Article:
". . . ecological systems are
organized such that the different species 'support'
each other in a way which cannot be understood by studying the
individual constituents in isolation. The same interdependence of
species also makes the ecosystem very susceptible to small
changes or 'noise'. However, the system cannot be too
sensitive since then it could not have evolved into its present
state in the first place. Owing to this balance we may say that
such a system is 'critical'. We shall see that this
qualitative concept of criticality can be put on a firm
quantitative basis.

Such critical systems are abundant in
nature. We shall see that the dynamics of a critical state has a
specific temporal fingerprint, namely 'flicker noise',
in which the power spectrum S(*f*) scales as 1/*f* at
low frequencies. Flicker noise is characterized by**
correlations extended over a wide range of timescales, a clear
indication of some sort of cooperative effect.** Flicker noise
has been observed, for example, in the light from quasars, the
intensity of sunspots, the current through resistors, the sand
flow in an hourglass, the flow of rivers such as the Nile, and
even stock exchange price indices. Despite the ubiquity of
flicker noise, its origin is not well understood. Indeed, one may
say that *because* of its ubiquity, no proposed mechanism to
data can lay claim as the single general underlying root of 1/*f*
noise. **We shall argue that flicker noise is in fact not noise
but reflects the intrinsic dynamics of self-organized critical
systems**. Another signature of criticality is spatial
self-similarity. It has been pointed out that nature is full of
self-similar 'fractal' structures, though the physical
reason for this is not understood."

Bak,
Tang and
Wiesenfeld,
"Self-organized criticality" (*Physical Review* A **38**
(1988) p. 364)

notes on the controversy
surrounding the above article

Chao Tang's homepage

A few reviews of Per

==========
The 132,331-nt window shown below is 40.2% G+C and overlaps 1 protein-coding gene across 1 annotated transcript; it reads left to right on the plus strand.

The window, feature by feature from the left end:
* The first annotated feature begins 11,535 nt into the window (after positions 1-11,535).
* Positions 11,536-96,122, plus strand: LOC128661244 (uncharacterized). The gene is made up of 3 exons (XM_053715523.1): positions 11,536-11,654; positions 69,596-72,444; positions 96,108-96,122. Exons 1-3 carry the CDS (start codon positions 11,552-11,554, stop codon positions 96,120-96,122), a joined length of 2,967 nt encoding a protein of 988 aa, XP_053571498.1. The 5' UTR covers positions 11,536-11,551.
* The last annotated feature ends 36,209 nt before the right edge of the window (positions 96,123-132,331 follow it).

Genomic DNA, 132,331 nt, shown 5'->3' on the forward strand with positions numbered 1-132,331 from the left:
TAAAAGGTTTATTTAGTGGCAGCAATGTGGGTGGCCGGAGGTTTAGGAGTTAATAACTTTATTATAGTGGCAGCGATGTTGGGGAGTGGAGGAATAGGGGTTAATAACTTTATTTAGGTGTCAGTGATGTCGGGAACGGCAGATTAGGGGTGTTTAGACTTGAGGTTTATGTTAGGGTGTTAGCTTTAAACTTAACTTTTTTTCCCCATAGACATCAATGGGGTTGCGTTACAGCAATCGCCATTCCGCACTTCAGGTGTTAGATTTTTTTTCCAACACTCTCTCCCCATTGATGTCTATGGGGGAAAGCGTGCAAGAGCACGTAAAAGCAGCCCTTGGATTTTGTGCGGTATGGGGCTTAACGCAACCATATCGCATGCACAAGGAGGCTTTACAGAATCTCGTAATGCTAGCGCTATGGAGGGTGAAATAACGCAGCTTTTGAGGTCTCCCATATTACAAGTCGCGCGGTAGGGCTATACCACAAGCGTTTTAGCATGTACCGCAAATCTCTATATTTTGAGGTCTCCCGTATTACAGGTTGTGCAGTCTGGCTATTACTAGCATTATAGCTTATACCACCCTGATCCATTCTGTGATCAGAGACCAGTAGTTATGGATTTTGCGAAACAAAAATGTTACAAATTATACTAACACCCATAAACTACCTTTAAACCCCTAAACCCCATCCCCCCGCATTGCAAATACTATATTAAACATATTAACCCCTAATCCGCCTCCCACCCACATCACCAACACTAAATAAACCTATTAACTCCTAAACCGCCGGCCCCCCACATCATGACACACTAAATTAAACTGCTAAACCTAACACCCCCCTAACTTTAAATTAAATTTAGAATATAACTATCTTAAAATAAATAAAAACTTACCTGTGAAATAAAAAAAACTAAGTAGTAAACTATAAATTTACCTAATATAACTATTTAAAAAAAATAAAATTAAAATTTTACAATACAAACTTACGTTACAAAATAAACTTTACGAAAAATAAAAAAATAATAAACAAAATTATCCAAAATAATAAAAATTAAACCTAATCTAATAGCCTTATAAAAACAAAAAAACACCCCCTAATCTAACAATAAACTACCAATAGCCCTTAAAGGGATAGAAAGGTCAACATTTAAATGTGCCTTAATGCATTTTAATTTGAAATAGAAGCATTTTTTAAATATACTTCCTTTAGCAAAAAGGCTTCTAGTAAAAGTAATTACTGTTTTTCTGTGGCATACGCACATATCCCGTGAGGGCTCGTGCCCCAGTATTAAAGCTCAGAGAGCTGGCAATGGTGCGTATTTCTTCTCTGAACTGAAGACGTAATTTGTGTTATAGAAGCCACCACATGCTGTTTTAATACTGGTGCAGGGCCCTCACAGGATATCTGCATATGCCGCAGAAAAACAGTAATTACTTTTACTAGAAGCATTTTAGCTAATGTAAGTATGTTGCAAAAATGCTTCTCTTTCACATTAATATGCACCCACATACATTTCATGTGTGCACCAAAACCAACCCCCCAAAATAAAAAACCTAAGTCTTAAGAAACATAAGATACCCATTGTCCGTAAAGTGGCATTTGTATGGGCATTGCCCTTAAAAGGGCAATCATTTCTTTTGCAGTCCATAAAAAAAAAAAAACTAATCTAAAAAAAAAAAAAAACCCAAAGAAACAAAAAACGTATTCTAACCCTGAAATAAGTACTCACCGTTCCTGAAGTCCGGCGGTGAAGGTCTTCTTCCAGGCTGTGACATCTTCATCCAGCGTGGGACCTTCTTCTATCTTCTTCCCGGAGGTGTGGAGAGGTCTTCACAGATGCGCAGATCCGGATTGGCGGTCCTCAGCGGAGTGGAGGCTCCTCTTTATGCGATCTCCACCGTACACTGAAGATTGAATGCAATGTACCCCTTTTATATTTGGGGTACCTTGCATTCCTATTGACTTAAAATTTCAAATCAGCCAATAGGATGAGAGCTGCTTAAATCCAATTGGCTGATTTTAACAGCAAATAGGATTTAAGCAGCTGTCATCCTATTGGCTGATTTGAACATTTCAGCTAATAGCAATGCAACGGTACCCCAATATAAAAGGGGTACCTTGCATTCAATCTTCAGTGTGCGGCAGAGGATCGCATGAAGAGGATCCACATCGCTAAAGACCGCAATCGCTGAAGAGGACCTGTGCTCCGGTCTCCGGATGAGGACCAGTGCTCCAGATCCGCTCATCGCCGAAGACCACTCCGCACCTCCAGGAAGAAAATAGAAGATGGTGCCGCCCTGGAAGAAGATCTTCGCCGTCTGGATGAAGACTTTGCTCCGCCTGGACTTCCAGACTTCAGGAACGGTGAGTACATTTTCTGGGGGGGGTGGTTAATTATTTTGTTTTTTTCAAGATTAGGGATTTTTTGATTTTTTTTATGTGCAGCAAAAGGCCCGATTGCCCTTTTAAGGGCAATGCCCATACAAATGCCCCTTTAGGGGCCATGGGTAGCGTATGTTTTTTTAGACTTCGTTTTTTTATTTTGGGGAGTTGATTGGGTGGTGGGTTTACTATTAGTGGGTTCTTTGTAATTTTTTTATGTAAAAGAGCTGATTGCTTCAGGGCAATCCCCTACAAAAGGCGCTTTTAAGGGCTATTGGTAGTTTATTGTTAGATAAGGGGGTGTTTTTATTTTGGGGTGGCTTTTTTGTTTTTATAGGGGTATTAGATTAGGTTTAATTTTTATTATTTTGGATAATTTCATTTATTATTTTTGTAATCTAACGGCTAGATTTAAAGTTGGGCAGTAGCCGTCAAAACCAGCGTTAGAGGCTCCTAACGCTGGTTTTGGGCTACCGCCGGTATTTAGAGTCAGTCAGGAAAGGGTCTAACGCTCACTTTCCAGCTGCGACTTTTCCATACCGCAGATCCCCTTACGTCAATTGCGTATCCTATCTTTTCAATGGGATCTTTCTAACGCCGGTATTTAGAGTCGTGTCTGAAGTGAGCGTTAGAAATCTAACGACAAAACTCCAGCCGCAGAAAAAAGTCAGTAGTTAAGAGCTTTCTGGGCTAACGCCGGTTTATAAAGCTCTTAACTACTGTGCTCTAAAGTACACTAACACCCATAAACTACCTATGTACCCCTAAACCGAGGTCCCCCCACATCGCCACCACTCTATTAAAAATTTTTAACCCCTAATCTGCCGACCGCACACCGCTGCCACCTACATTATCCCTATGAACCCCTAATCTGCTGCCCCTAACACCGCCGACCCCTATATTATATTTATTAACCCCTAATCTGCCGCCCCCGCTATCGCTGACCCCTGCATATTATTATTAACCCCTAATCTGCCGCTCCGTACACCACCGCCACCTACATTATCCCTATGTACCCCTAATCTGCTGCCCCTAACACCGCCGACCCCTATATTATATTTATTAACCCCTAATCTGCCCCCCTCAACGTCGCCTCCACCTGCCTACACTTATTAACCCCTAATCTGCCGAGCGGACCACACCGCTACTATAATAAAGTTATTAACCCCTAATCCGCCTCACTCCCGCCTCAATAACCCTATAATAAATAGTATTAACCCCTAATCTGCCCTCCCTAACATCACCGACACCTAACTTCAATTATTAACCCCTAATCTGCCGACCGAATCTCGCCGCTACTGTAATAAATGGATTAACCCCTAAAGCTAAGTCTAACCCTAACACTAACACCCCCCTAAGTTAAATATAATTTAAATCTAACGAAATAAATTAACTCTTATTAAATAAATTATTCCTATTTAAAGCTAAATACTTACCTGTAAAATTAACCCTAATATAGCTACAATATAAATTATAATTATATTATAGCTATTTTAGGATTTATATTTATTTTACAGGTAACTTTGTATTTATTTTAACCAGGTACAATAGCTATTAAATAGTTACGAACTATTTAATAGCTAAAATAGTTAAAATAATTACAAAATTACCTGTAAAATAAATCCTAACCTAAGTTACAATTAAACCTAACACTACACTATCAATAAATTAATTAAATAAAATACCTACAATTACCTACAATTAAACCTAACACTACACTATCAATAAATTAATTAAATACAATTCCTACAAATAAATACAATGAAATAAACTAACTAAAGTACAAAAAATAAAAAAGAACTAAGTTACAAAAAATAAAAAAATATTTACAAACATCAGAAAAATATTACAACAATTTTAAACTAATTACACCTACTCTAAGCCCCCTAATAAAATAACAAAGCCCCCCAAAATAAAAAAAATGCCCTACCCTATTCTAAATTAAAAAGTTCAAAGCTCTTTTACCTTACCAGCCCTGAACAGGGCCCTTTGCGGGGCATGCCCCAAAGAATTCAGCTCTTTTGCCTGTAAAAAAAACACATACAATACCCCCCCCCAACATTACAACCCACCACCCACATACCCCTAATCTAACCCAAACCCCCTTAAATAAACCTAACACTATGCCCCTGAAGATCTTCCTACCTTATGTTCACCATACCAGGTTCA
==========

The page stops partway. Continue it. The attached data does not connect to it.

Bak's 1997 book
*How Nature Works: The Science of Self-Organized Criticality*

*Sadly, Per Bak died in October 2002 at the age of 54 (1948-2002).*

Wentian Li's extensive
1/f Noise Bibliography

Sergei Maslov's homepage

Maslov on 1/f noise

Maslov on self-organized criticality

Maslov's 1/f noise 'sandpile' applet

M. Planat,
"1/f frequency noise in a communication receiver and the Riemann
Hypothesis", from M. Planat (editor),
Noise, Oscillators and Algebraic Randomness:
From Noise in Communication Systems to Number Theory,
(conference proceedings - Chapelle des Bois, France, April 5-10, 1999),
Lecture Notes in Physics **550** (Springer-Verlag,
2000)

M. Planat,
"1/*f* noise, the measurement of time and number theory",
*Fluctuation and Noise Letters* **0** (2001).

The following is a brief review paper:

M. Planat, "The impact of prime number theory
on frequency metrology", to appear in Proceedings of 6th Symposium on
Frequency Standards and Metrology, St. Andrews, Scotland, 9-14 September
2001 (World Scientific)

This extends the work in some very interesting directions:

M. Planat, H. Rosu and S. Perrine, "Ramanujan sums for signal processing
of low frequency noise" (submitted to *Physical Review E*

[Abstract:] "An aperiodic (low frequency) spectrum may originate from
the error term in the mean value of an arithmetical function such as